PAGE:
As part of her research project*, Nemirovskaya examined a number of ratings and indices reflecting both economic development and sociocultural environment in Russia's Far Eastern Federal District (FEFD). In particular, she used data available from Rosstat and from the Centre for the Study of Social and Cultural Change (CSSCC) at the RAS Institute of Philosophy. Nemirovskaya published her findings in the Sociological Research journal.
She found that local initiatives might not be sufficient for a modernisation breakthrough in the FEFD; the local public seems to rely on the federal government to make it happen. Therefore, Nemirovskaya concludes, the federal authorities should step up their efforts to assist the region and monitor its development.
Covering more than one third (36.4%) of Russia's territory, the vast Far Eastern area is home to just 4.4% of the country's population spread over nine federal subjects (regions), including the Amur Region, the Jewish Autonomous Region, Kamchatka, Magadan, Primorsky Krai, the Republic of Sakha (Yakutia), Sakhalin, Khabarovsk, and Chukotka.
Despite its wealth of natural resources and good economic potential, the area's macroeconomic indicators are fairly low for Russia.
Uneven development across its constituent regions is a major challenge for the FEFD. According to Nemirovskaya, a decline in modernisation indices was observed in Kamchatka between 2000 and 2005. In Primorsky Krai and the Amur Region, modernisation does not seem to be moving forward, while Chukotka and Sakhalin – Russia's leading local economies coming first and third, respectively, in terms of per capita GDP – still experience economic instability. Yakutia is the only part of the FEDF with positive modernisation dynamics.
In studying economic modernisation in the Far East, Nemirovskaya used the methodology and tools developed by the Center for Modernisation Studies of the Chinese Academy of Sciences adapted for Russia by the CSSCC. Details of the study's methodology can be found in China Modernisation Report Outlook. This methodology distinguishes between primary modernization, based on the economic, social and knowledge-related characteristics of society, and secondary modernisation driven by innovation, knowledge transfer, quality of life and quality of economy.
According to Nemirovskaya, the FEFD has remained at the primary modernisation stage and has failed to advance to secondary modernisation over the past decade.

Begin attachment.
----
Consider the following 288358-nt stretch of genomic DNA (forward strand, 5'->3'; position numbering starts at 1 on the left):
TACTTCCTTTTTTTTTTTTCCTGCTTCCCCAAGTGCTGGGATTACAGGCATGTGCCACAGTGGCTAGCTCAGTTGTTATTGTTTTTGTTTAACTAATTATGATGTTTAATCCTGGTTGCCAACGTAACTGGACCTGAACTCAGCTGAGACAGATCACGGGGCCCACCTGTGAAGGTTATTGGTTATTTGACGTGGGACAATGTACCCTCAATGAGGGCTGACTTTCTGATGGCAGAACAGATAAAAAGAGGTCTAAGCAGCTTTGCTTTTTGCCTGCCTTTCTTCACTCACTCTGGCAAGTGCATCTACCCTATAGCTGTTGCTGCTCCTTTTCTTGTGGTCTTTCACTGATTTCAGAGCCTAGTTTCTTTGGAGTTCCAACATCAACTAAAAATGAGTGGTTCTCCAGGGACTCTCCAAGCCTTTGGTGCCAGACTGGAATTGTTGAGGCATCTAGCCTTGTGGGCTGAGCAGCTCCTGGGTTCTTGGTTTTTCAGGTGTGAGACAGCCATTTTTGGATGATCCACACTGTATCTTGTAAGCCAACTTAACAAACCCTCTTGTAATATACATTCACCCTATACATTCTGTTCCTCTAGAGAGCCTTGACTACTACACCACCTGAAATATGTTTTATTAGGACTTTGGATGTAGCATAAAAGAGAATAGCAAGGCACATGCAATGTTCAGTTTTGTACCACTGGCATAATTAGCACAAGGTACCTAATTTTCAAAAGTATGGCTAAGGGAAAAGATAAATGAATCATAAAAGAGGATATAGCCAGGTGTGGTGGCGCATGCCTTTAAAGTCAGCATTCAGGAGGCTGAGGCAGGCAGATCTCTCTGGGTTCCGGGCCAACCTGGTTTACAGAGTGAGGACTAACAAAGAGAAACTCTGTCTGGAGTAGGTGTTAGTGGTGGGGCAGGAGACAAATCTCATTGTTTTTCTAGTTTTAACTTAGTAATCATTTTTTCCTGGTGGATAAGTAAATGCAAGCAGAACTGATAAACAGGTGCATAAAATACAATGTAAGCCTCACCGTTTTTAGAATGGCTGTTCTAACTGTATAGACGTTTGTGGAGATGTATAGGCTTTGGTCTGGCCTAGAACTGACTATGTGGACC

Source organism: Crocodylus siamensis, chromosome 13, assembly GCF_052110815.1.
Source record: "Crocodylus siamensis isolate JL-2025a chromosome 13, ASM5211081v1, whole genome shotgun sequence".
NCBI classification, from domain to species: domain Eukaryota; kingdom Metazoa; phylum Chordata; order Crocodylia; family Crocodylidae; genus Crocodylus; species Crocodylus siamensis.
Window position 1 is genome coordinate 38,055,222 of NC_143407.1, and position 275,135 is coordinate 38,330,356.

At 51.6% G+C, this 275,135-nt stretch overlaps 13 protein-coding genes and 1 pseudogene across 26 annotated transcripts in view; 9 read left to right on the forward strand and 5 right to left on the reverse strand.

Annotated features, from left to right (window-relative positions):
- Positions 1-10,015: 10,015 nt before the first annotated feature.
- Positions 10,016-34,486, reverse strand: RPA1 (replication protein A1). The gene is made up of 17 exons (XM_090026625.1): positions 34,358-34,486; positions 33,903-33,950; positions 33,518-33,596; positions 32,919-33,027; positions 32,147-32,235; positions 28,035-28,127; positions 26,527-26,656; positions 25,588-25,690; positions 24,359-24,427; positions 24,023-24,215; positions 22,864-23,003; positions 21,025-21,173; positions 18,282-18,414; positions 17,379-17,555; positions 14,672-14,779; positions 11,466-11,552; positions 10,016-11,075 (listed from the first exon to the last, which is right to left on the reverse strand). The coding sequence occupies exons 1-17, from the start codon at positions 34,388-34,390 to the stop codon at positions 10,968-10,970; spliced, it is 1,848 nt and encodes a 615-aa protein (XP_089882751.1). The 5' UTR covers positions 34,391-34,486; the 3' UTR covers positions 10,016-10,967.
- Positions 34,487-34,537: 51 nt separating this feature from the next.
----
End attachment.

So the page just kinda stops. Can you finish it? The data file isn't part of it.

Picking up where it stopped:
Now, according to the CSSCC, the North Caucasus and the South of Russia are the only parts of Russia with lower modernisation indices than the Far East.
According to Nemirovskaya, key barriers to modernisation in the Far East include undiversified economy, underdeveloped social infrastructure, harsh climate, low population density and high rates of depopulation, as people migrate to European Russia or to other countries. Her paper focuses on depopulation in particular.
The Far East is the only area in Russia which has experienced a steady and continuous decline in population since 1990, except for brief interruptions of this negative trend in Yakutia and Chukotka between 2005 and 2006 and some positive dynamics observed in Primorsky Krai since 2012. Overall, the FEFD population declined by 1.81 million between 1990 and 2013, and some 40% of the current residents would like to move elsewhere, according to WCIOM's 2012 survey data.
The high cost of living, poor housing, alcoholism and drug use are just a few concerns prompting many people to consider migration. According to WCIOM, more than half of the local respondents (64%) have not noticed any changes in the local situation, while 10% believe it is getting worse.
However, more than half of the surveyed Russians would be willing to live in Siberia and the Far East if the government were to launch a new large-scale national project in the area, while another 15% would stay if offered high wages, decent housing and tax breaks.
According to Nemirovskaya, Russians currently living in the Far East expect the federal government to take the lead; according to surveys, 73% agree that the federal government's targeted efforts could provide a development solution for Siberia and the Far East, while response options such as 'promoting SME development', 'lobbying the regional agenda vis a vis the federal centre' and 'giving the regions more autonomy in addressing social need' were unpopular with the survey respondents.
Thus, paternalistic attitudes appear to prevail in the FEDF, as evidenced by the CSSCC's Our Values and Interests Today survey finding the highest level of agreement in the Far East with the statement 'the state should provide a minimum income to citizens', surpassing even the federally-subsidised North Caucasus in this respect.
"Perhaps instead of expecting independent initiative from the general public in the Far East and Siberia, federal and regional authorities should intervene with substantive measures and monitor progress," Nemirovskaya concludes. She also believes that modernisation is unlikely unless public expectations are taken into account and urgent social problems are effectively addressed.
* The study was part of the CSSCC's research project to examine modernisation in Russian regions, led by Professor N. I. Lapin